pump had tripped. The Chief Electrician checked
and reported everything was OK. While this check
was ongoing TP opened up test pump to apply final
test pressure, the test pump Pressure gauge
indicated 29000 kpa!
LEARNING In fact 29000 kPa had been applied to
system by the mud pumps, the pumps had stalled
due to pressure and the pop off valve had failed.
Investigations observed that the stand pipe
manifold pressure gauge hose had ruptured causing
the sensor diaphragm to fail.. The gauge of
remote choke panel was also connected to same
relief valves did not function even at 29000 kPa.
Mud pumps relief valves were set tested to
19000 kPa on 31.1.05, The relief valves were
found stuck as dried out mud was found to have
hardened on top of piston, mud was allowed to
accumulate against the valve because of the
backward slope of the pipe
Picture 2
ACTIONS 1. Check on your rig the piping
arrangement from the pressure relief valves to
the tank, this piping needs to be - Sloping
downward to prevent mud settling and drying
against the valve - Be straight, no bends - Be
anchored securely at the tank end - Be made of
piping rated equal to the system pipework 2. All
gauges must have a separate sensor, with the
exception of monitoring devices such as
geolographs 3. Have pressure gauges (analog
type) installed on standpipe manifold, visible
for the driller and crew
Weekly HSE Lateral Learning 29/04/05
15/04/05 ODE LTI 3P
C4P RIG-40, During a routine interwell
rig move, the rig carrier sustained a flat tyre.
The rig carrier was raised off the ground and the
surrounding sandy area was leveled. The bolts
holding the wheel retaining wedges where
loosened and some of the retaining wedges were
removed. The plan was to move the forklift into
position to support the wheel prior to removing
the last of the retaining wedges. As the wheel
was slowly turned by hand, it came off the hub
and fell over. The Junior Mechanic and Derrickman
tried to jump clear but their legs were hit by
the falling wheel. The Derrickman sustained a
broken leg. The Junior Mechanic had bruising to
his wrist and leg.
LEARNING The job appeared to have been reasonably
well planned and supervised. A ToolBox Talk was
held, although the operational aspects were well
covered safety aspects were not, no procedures
were in place, the area was prepared and the
right tools were being used. Previous experience
of all involved was that these wheels are tight
on their hubs and require a lot of effort to
remove, this time it fell off unexpectedly Always
Expect the Unexpectedand Plan for it.
  • A quality TBT/JSA prior to such a job is vital.
    Ask the what ifsWhat if the wheel falls, what
    escape route does the team haveWhat is different
    now, is the wheel hot?
  • It is apparent now that this very hazardous job,
    no procedures were in place or JSA done. This is
    a 2.8 ton wheel, the removal of which requires
    men to stand in front of it while loosening its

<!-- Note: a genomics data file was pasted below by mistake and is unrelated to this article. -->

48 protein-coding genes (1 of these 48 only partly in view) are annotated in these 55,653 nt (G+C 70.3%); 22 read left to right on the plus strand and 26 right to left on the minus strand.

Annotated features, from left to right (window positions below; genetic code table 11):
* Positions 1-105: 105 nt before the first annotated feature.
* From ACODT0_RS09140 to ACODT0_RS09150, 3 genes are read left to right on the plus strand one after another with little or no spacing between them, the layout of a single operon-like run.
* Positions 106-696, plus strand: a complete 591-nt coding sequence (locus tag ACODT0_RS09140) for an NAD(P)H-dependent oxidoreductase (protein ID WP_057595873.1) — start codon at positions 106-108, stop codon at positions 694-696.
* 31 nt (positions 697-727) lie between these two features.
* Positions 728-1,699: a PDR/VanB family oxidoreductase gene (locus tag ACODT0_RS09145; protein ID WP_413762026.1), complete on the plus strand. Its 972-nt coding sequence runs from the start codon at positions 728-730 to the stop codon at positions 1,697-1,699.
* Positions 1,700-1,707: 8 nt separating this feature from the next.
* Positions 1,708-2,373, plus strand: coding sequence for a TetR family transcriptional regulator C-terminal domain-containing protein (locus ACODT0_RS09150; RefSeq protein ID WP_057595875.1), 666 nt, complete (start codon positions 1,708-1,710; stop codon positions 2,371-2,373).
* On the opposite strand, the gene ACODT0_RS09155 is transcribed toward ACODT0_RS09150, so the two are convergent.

retaining bolts. Work such as this needs in depth
    planning, but firstly the rigsite teams need to
    be able to recognize what constitutes a hazardous
    job. It is the responsibility of the senior
    personal on site to be able to recognize such
    hazards, and protect their workers
  • Although the medivac went well, The Thuraiya
    belonging to the DSV failed to operate during
    this emergency. All rigs to check their emergency
    contact systems weekly, you never know when you
    need them

The Senior Mechanic, standing directly in front
of the wheel and turning it. when the wheel fell
off he was able to duck through the center hole.
he was very fortunate to escape unharmed. The
wheel passed over him!
Weekly HSE Lateral Learning 06/04/05
30/03/05 Schlum (Reda) PDO 2P C3P
WPH-15, While preparing to connect lifting
chains to ESP motor clamp, the motor rolled
slightly and pinched the technicians left index
finger at the 3rd digit. Although employee was
wearing proper PPE gloves, the pinch resulted in
a cut approximately ½ inch in length and required
6 stitches
LEARNING The technician was working alone,
attempting to move a heavy load sufficiently to
secure a lifting device. This was made all the
more difficult by the grove in the catwalk. The
grove had trapped the ESP pump, the lifting lugs
made it difficult to turn. Thought should have
gone into how this pump was going to be handled
on a catwalk with a large grove in the middle,
rollers are used at the other end Was a Toolbox
talk held for this job was it effective? Is their
procedures for handling pumps?
  • Do you have a similar catwalk with large grove,
    what additional problems does this cause you?
    how do you manage this hazard? It needs thought
    about before you start to place large heavy
    objects on it, not after youve hurt someone
  • The step by step approach to handing a large item
    such as an ESP pump should have been detailed in
    the toolbox talk,
  • Ask for assistance, when manoeuvring difficult
    objects first look at mechanical means, if this
    is not possible do it as a coordinated team